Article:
Hence the market is not competitive. Barriers to entry are very high (one has to have a massive amount of capital to enter the credit card biz). It's an oligopolistic market,
Posted by: Paul Gowder | Jun 27, 2005 2:29:11 PM
Actually, once you understand that the main purpose of any bankruptcy law is to circumvent private credit contracts (or to limit the pool of enforceable credit contracts), you’ll see that libertarians are perfectly consistent in supporting bankruptcy reform and opposing takings at the same time. And once you understand that the main effect of “pro-debtor” bankruptcy law is to make credit either unavailable to extremely expensive to poor borrowers, you’ll get less sympathetic to the claims that bankruptcy reform is harmful to the “family home.”
First, recall that reducing the chance that the creditor will collect the debt ex post increases interest rates, collateral requirements, and reduces the availability of credit ex ante. We have plenty of empirical evidence to this: banks are going out of their way to tailor the terms of credit ex ante to the borrower’s estimated ability to pay ex post, and use very fancy actuarial statistics models to estimate whether the borrower will default or file for bankruptcy.
That is, in the world without bankruptcy law, we would see a full range of credit contracts. (1) You could agree that you will repay your debt in full if and only if you retain an over-100K-per-year job for at least ten years. Few people would be willing to lend to you; the interest rate will be quite high, and you will likely be required to post a collateral. (2) Or you could agree that you will repay your debt if you retain *any* job at least ¾ of the time. The terms and availability of credit will be substantially more attractive. (3) Or you could agree to repay if you are physically capable to work, whether or not you are actually employed. Your interest rate will be lower still. (4) Finally, you could agree that you will repay in full as long as you are alive, no matter what. Your terms of credit would be the most attractive.
Now notice that some of these options have functional equivalents -- e.g., you could agree to the option #4, plus buy disability insurance, and you’ll get a functional equivalent of the option #3. In other words, by asking for a more lenient debt forgiveness contract, the debtor is buying an insurance policy from the creditor. In the option #2, debtor is buying an employment insurance policy from the creditor; in the option #1, debtor is buying an employment-and-high-wage insurance policy from the creditor.
Who benefits the most from the option #4? Basically people who can’t afford to buy an insurance policy from creditors – people who need lower interest rates, who don’t have good credit histories, don’t have collateral. That is, the poor, the young, and the immigrants.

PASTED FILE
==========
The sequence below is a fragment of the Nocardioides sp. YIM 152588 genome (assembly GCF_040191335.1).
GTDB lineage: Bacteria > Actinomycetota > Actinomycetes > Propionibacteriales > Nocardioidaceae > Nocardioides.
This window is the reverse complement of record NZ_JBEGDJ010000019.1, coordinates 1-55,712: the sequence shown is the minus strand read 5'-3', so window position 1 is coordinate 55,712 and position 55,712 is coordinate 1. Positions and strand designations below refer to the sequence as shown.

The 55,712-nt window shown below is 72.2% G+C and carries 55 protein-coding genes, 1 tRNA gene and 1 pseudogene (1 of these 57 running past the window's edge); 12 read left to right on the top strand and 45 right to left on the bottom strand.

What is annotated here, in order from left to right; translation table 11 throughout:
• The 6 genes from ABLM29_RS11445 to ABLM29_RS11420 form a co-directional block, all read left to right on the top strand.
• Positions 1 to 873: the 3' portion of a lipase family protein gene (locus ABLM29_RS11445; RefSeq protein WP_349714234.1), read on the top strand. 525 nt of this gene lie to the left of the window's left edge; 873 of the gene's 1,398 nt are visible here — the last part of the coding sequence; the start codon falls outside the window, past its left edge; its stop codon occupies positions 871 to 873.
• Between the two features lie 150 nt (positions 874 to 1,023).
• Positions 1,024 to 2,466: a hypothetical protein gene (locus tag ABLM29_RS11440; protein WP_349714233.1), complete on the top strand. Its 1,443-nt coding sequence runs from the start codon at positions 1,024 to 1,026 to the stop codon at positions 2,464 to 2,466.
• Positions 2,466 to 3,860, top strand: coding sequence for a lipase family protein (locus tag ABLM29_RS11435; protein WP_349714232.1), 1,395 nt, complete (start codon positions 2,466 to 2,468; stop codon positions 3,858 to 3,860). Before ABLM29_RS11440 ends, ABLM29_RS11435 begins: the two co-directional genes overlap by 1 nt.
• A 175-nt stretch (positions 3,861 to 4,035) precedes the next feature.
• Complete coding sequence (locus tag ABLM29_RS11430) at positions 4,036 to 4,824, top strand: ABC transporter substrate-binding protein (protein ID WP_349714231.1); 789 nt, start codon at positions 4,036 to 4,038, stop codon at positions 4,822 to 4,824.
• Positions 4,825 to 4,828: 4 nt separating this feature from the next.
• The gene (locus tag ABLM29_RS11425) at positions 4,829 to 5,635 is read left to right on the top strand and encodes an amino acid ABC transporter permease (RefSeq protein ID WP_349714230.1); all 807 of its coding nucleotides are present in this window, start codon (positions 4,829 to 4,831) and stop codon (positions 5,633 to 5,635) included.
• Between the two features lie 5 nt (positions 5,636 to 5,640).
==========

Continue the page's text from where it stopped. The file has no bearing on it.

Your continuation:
What bankruptcy law does is it makes most of these options legally unenforceable. Even if you prefer the option #4 to get the most attractive terms of credit (or to get a credit at all), you simply can’t. The government wouldn’t enforce that contract, so the bank won’t offer it to you. The government also won’t enforce much of the option #3 and #2; sometimes, not even the option #1. (I am vastly oversimplifying, but the point is valid).
That is, the existence of the bankruptcy law limits the freedom of contracting parties to agree to the terms of credit that most closely fit the needs of the borrower. And as the bankruptcy law gets more “debtor-friendly” ex post, it invalidates more credit contracts ex ante, and therefore not only becomes more anti-libertarian, but also forces more borrowers into higher interest rates and collaterals – or simply makes them unattractive as borrowers and forecloses the credit market from them altogether.
That’s why libertarians don’t like bankruptcy laws and why they insist on making bankruptcy laws less “debtor-friendly” ex post.
As a final note: I would recommend to think twice before trusting a certain Harvard academic and writing that most consumer bankruptcies are caused by illness. The particular academic promoting this view is (1) widely believed to have, hmm, severe political biases, and (2) her findings are, hmm, not uncontroversial among serious bankruptcy scholars. When an empiricist never finds anything that contradicts his/her political views, you can be sure something is going wrong.
Posted by: Kate Litvak | Jun 27, 2005 8:43:50 AM
Here's my problem: why didn't the libertarian blawgosphere similarly rise in revulsion against the new bankruptcy law?
The most well-known libertarian blogger -- Glenn Reynolds -- was against the bankruptcy bill, and said so all the time (often linking to other conservative/libertarian bloggers with the same view). Check out: here, here (and the many links therein); here; here; here; here; here; and here.
Posted by: Stuart Buck | Jun 26, 2005 10:37:20 AM